- Associated Press - Wednesday, April 30, 2014

COLUMBIA, S.C. (AP) - Legislation that would ban abortions after 19 weeks in South Carolina has advanced in the state Senate.

A Senate subcommittee voted 4-1 on Wednesday to advance the bill after amending it to give exceptions to the ban for cases of rape, incest and fetal anomaly. The sole exception originally permitted in the bill, which passed the House 81-22 last month, was where the mother’s life is in danger.

Legislators also inserted language to safeguard the use of contraceptives, IUDs and the morning-after pill. The new language further defines an “unborn child” and “fetus” ”from fertilization after implantation to live birth.” Opponents had concerns the bill’s previous language would have outlawed contraception.

Supporters believe the ban is needed on the assertion that a fetus at 20 weeks can feel pain. Opponents question the validity of whether a fetus can feel pain at that stage.

The proposed ban also would require a doctor terminating a pregnancy after the 19th week to do so in a way that gives the fetus the best chance of survival, without endangering the life of the mother.

The proposed ban would only affect hospitals as Planned Parenthood clinics in South Carolina do not provide abortions beyond 19 weeks. Under the ban, doctors who intentionally perform illegal abortions after 19 weeks could be fined $1,000 for first and second offenses and $5,000 or three years in prison for a third offense.

Opponents include the American Civil Liberties Union. Opponents argued that the bill violates the Supreme Court’s 1973 Roe v. Wade decision that prohibits states banning abortions prior to a fetus’ potential ability to survive outside the uterus. The court ruled fetal viability starts usually starts around 28 weeks but begin early as 24 weeks.

Last week Mississippi’s governor signed into law legislation banning abortions, without exception for rape or incest, 20 weeks after a woman’s last menstrual period. Several states including Alabama, Arkansas, Louisiana and Texas likewise have banned abortions from the 20th week on. The bans have not gone unchallenged and in January the Supreme Court blocked Arizona from enforcing its 20-week ban after it was found unconstitutional by a U.S. Circuit Court of Appeals.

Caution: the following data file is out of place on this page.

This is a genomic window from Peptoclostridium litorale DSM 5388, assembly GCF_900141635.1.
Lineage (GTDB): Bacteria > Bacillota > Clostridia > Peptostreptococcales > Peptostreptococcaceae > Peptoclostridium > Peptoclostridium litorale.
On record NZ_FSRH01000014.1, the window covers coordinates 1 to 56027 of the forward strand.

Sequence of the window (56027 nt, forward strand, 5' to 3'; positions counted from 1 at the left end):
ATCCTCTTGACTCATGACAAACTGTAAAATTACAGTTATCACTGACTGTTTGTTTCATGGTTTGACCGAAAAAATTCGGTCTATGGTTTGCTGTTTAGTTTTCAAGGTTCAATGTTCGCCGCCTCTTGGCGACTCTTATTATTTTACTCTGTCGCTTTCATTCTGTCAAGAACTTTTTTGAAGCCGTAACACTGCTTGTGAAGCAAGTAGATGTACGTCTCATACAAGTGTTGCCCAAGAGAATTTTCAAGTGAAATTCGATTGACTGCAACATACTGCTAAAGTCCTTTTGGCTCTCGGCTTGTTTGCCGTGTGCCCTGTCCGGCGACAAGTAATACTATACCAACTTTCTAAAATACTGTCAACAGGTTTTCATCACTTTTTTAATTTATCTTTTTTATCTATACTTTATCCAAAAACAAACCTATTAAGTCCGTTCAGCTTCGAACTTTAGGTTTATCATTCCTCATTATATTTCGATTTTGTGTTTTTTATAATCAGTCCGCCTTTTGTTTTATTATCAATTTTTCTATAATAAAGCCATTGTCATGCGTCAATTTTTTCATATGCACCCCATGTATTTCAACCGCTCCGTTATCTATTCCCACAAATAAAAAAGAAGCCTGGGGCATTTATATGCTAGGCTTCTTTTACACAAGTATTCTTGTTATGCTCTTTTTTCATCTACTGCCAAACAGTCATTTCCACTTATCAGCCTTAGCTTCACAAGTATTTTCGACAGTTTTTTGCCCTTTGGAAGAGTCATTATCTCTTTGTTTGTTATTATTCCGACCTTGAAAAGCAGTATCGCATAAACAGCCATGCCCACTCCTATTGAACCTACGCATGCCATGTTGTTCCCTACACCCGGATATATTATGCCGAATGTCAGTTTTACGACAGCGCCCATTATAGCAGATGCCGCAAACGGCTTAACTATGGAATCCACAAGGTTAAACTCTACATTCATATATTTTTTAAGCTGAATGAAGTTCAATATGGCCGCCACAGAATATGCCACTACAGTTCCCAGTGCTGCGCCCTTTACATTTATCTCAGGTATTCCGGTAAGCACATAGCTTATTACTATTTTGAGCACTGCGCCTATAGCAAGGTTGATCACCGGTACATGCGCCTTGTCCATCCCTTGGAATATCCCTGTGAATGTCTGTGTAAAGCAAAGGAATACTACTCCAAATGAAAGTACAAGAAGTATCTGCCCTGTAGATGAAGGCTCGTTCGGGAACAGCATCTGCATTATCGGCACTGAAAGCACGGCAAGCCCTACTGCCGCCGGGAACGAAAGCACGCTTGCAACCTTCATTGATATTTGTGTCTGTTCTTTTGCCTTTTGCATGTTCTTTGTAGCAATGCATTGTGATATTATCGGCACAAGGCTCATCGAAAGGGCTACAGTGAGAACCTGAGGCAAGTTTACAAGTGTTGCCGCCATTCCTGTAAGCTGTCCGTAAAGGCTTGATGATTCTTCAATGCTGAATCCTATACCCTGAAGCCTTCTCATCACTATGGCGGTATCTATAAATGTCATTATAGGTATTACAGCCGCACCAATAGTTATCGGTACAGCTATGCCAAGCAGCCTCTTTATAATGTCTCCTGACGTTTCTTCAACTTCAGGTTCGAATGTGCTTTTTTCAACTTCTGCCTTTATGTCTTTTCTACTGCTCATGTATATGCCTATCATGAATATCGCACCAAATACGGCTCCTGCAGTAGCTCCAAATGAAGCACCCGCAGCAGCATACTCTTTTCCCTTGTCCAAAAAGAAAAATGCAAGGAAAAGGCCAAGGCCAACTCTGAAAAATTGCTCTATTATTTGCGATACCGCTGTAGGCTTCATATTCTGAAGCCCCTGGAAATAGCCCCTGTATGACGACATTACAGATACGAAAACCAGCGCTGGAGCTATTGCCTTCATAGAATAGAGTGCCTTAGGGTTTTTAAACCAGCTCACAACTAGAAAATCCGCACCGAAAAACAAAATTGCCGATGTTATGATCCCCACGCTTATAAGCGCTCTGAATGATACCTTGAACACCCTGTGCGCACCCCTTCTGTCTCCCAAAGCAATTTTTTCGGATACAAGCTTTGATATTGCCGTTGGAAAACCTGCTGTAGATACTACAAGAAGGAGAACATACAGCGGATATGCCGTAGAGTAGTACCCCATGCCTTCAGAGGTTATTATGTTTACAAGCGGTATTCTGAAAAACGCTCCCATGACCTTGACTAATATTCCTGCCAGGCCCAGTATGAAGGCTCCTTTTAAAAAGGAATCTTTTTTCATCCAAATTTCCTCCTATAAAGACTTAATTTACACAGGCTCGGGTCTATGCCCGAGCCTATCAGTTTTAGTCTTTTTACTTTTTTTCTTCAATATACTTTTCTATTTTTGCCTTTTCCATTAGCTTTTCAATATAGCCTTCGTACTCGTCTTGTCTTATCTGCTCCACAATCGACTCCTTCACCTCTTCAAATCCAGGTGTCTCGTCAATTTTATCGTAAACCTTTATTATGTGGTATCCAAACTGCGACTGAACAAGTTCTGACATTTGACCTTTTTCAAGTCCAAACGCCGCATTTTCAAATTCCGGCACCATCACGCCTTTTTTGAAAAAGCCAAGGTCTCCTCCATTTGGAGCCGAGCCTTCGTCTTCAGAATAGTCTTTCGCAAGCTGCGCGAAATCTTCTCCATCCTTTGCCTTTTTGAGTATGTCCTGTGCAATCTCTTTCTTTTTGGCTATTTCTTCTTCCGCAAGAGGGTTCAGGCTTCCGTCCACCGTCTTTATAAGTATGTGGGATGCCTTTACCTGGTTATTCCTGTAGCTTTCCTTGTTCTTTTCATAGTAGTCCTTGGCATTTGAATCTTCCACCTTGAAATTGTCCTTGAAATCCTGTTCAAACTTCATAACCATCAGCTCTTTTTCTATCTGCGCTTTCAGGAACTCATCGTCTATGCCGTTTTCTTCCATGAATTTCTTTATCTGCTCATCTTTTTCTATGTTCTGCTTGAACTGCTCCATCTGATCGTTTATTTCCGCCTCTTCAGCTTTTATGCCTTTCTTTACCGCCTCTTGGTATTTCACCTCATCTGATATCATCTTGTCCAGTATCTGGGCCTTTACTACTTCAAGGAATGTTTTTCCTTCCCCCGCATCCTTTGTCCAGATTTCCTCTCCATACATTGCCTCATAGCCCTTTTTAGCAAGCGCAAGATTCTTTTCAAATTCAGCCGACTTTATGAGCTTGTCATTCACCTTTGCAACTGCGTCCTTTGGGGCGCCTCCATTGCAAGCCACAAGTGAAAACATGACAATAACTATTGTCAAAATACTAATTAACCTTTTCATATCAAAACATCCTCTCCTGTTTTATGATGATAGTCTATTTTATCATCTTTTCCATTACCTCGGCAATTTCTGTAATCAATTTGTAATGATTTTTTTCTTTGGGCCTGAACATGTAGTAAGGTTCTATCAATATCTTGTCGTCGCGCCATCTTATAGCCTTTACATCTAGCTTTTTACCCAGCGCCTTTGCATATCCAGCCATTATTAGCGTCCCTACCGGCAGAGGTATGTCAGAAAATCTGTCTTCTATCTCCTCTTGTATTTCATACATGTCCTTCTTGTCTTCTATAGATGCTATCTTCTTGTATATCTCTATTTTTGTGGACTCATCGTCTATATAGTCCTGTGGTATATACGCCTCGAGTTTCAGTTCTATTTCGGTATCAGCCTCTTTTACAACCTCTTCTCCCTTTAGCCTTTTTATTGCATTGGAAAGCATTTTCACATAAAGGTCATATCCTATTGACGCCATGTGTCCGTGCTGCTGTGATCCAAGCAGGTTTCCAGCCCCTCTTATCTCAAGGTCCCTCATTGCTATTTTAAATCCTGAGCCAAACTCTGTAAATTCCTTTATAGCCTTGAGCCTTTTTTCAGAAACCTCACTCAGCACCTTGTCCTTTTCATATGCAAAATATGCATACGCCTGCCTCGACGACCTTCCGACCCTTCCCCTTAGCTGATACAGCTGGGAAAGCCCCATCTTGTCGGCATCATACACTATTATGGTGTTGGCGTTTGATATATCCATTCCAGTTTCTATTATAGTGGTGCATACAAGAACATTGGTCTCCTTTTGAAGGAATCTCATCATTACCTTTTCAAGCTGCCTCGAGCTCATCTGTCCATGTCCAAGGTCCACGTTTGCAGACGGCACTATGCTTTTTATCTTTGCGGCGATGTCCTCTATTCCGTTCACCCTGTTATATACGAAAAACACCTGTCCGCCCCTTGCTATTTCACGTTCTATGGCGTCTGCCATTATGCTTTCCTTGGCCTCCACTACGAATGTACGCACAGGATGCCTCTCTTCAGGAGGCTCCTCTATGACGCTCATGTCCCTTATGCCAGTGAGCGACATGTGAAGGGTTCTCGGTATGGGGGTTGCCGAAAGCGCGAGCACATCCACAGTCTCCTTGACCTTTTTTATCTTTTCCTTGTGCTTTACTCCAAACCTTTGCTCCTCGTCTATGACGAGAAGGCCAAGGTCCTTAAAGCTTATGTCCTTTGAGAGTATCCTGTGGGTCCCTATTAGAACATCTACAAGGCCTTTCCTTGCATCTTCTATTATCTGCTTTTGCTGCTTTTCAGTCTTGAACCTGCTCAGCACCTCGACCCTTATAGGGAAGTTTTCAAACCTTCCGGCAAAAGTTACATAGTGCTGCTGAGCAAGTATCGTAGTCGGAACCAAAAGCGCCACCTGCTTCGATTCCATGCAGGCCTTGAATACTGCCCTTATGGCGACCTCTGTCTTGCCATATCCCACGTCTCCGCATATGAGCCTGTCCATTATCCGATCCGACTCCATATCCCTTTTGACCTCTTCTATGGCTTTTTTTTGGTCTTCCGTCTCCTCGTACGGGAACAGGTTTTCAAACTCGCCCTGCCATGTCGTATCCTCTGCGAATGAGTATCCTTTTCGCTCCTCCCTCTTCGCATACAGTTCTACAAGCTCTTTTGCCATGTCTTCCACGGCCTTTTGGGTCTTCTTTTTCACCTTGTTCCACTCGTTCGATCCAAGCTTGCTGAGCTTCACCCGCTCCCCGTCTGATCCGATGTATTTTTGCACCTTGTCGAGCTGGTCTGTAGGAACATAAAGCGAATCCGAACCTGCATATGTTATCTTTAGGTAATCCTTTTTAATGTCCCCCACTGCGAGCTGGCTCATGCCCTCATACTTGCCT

Sen. Brad Hutto, D-Orangeburg, who voted for the changes, said the bill is now in a position to challenge Roe v. Wade if that is its intention.

Sponsoring Sen. Lee Bright, R-Roebuck, opposed the changes for softening penalties against physicians and giving exception to cases of rape and incest.

“Without exceptions I feel like that the rapist ought to receive the capital punishment, not the unborn child,” Bright said.

National Right to Life attorney Jennifer Popik said she believed the bill she helped draft does not need amending to address concerns over how it could affect contraception. She said no matter what the definition of abortion is, the bill would only apply to intentional abortions starting at 20 weeks.

Popik also gave testimony as a mother of twins who have a rare condition that was not detectable by ultrasound until after 20 weeks.

She said no matter the prospect of quality of life might be for an unborn child, it is the responsibility for the state to protect that life.

Opponents welcome the changes but fear the bill is still too restrictive.

Psychologist, Dr. Julie Bindeman, of Rockville, M.D., spoke against the amended bill as could put doctors and patients at risk over fears of what fits the definition of a fetal anomaly.

Bindeman said her three healthy children would not be here if she hadn’t been allowed to have to terminate two previous pregnancies because of severe fetal abnormalities that were only detected after 20 weeks. She also had previously suffered a miscarriage.

The bill will now go to the Senate Medical Affairs Committee.

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